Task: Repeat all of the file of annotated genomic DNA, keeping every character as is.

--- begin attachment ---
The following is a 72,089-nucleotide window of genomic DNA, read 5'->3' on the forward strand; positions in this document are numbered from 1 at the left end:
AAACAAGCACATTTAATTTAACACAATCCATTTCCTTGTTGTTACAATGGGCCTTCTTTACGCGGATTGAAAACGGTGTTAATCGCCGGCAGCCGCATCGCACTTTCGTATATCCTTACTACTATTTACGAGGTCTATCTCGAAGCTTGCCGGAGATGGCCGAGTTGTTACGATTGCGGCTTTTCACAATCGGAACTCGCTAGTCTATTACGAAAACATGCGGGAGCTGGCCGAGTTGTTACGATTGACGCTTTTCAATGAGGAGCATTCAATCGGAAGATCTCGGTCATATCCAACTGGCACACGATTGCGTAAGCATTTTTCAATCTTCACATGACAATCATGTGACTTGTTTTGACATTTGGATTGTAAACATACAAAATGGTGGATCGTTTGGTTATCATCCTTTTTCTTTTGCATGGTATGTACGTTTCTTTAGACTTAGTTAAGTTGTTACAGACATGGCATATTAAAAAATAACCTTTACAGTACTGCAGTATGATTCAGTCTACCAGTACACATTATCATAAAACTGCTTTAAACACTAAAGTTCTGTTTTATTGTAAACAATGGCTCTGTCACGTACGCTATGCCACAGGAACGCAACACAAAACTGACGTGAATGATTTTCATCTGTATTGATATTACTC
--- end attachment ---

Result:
The following is a 72,089-nucleotide window of genomic DNA, read 5'->3' on the forward strand; positions in this document are numbered from 1 at the left end:
AAACAAGCACATTTAATTTAACACAATCCATTTCCTTGTTGTTACAATGGGCCTTCTTTACGCGGATTGAAAACGGTGTTAATCGCCGGCAGCCGCATCGCACTTTCGTATATCCTTACTACTATTTACGAGGTCTATCTCGAAGCTTGCCGGAGATGGCCGAGTTGTTACGATTGCGGCTTTTCACAATCGGAACTCGCTAGTCTATTACGAAAACATGCGGGAGCTGGCCGAGTTGTTACGATTGACGCTTTTCAATGAGGAGCATTCAATCGGAAGATCTCGGTCATATCCAACTGGCACACGATTGCGTAAGCATTTTTCAATCTTCACATGACAATCATGTGACTTGTTTTGACATTTGGATTGTAAACATACAAAATGGTGGATCGTTTGGTTATCATCCTTTTTCTTTTGCATGGTATGTACGTTTCTTTAGACTTAGTTAAGTTGTTACAGACATGGCATATTAAAAAATAACCTTTACAGTACTGCAGTATGATTCAGTCTACCAGTACACATTATCATAAAACTGCTTTAAACACTAAAGTTCTGTTTTATTGTAAACAATGGCTCTGTCACGTACGCTATGCCACAGGAACGCAACACAAAACTGACGTGAATGATTTTCATCTGTATTGATATTACTC